What do history's most notorious despots have in common with many of the flag-waving, patriotic politicians of our day? Both groups rise to power through the exploitation of fear, which has become a societal plague. There have been widespread casualties. We need an antidote. Feardom offers its readers a much-needed immunization.
In an October 1995 General Relief Society meeting, President Gordon B. Hinckley rose to the podium to deliver his remarks to the assembled women of The Church of Jesus Christ of Latter-day Saints. This address proved to be historic, standing out from prior and succeeding ones because this was when The Family: A Proclamation to the World was delivered.
Prior to reading this proclamation, President Hinckley explained its purpose:
With so much of sophistry that is passed off as truth, with so much of deception concerning standards and values, with so much of allurement and enticement to take on the slow stain of the world, we have felt to warn and forewarn. In furtherance of this we of the First Presidency and the Council of the Twelve Apostles now issue a proclamation to the Church and to the world as a declaration and reaffirmation of standards, doctrines, and practices relative to the family which the prophets, seers, and revelators of this church have repeatedly stated throughout its history.
The proclamation was then read for the first time, offering the world a concise, bold, and unapologetic declaration of the principles and beliefs relative to marriage and family that God wishes his children to embrace. There is much worth pondering and implementing in the proclamation, and those of any faith (or no faith) would benefit from considering its counsel.
After listing a number of family-related doctrines, the proclamation concludes with the following:
We call upon responsible citizens and officers of government everywhere to promote those measures designed to maintain and strengthen the family as the fundamental unit of society.
Naturally, this open invitation has produced a wide variety of interpretations. Which kinds of measures, exactly, are designed to strengthen the family? How does one even strengthen a family? And are these measures specific to government only, or are they more societal in nature?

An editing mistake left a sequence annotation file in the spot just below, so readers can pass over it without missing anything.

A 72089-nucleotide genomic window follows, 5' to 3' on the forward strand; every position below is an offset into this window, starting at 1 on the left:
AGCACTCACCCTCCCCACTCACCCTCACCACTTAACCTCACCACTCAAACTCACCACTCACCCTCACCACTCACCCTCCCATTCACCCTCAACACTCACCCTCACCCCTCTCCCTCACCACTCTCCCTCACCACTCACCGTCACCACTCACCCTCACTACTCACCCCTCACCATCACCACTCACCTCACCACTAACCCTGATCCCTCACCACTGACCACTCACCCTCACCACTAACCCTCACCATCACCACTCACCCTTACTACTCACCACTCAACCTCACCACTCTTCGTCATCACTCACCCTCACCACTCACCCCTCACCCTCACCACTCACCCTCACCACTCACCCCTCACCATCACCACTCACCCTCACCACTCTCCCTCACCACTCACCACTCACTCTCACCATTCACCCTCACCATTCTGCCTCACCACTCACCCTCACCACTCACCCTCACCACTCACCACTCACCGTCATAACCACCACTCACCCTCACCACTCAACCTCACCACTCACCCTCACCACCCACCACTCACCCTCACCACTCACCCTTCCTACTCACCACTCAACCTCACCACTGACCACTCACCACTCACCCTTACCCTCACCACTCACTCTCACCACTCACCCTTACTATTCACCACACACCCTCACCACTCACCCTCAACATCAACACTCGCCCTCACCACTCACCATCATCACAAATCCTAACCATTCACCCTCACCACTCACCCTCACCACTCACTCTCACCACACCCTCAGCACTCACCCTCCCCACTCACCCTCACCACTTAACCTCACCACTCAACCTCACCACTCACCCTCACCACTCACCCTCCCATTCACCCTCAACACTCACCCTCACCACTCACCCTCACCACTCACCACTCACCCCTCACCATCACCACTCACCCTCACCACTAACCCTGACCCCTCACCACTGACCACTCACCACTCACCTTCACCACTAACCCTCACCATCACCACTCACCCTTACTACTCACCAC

Though many Latter-day Saints have differing thoughts on these questions, a sort of consensus has emerged since 1995 in light of the Church’s involvement in legal battles relating to same-sex marriage. This interpretation suggests that a government-sanctioned definition of marriage as being between a man and a woman is one such “measure” referred to by the proclamation—and perhaps one of singular importance above other possible measures. Thus, as the argument goes, if one is to abide by the proclamation’s doctrines one must also fight to ensure that the government honor and enforce this marital definition.
Assuming that the “measures” being referred to by the proclamation are government-oriented, I believe that narrowing their focus to a battle over defining marriage is problematic, for there are many other government programs and policies already implemented which attack and weaken the family. In light of these very real threats to the family, worrying about semantics seems silly.
So what am I talking about?
Consider the case of Sweden—a striking example of how socialism affects the family unit. Sky-high taxes, massive social welfare spending, entitlements galore, a criminalization of homeschooling, and a variety of institutional programs to get kids into state care and mothers into the workforce combine to create a society in which the state is an intimate provider, partner, and caretaker from cradle to grave.
My wife lived in Sweden while serving a mission for the LDS Church. During that time she encountered one family—one—where the mother stayed home to focus on raising the children and creating a warm, loving home. The uniqueness of this encounter suggests how successful the institutional efforts have become in Sweden to pull mothers away from the home, collect the children into the care of the state throughout the day, and break apart the natural ties between parents and children.
Considering the status of the family in such a socialist state helps us understand why the conventional interpretation of the proclamation’s concluding paragraph—that promoting measures to strengthen the family means fighting same-sex marriage—is horribly short-sighted.
And by no means is this nation exempt. Sweden may be further down the socialist path than the United States of America, but this government has pedaled us rapidly in the same direction in past decades. It may be instructive, then, to consider a few programs and policies in this country which have a similar effect.
The war on drugs is an easy example of policies which hurt the family. This nation’s prisons are chock-full of non-violent “drug offenders”—people placed in a cage for consuming, selling, or possessing a substance prohibited by the state. Tearing fathers away from their wives and children leads to an increase in welfare dependence and a rise in child delinquency. And the war on drugs doesn’t just target the men; there are now over eight times as many women incarcerated in state and federal prisons and local jails as there were in 1980. As noted by a recent study on the impact of drug laws on families and women specifically, between 1986 and 1999, the number of women incarcerated in state facilities for drug related offenses increased by 888%.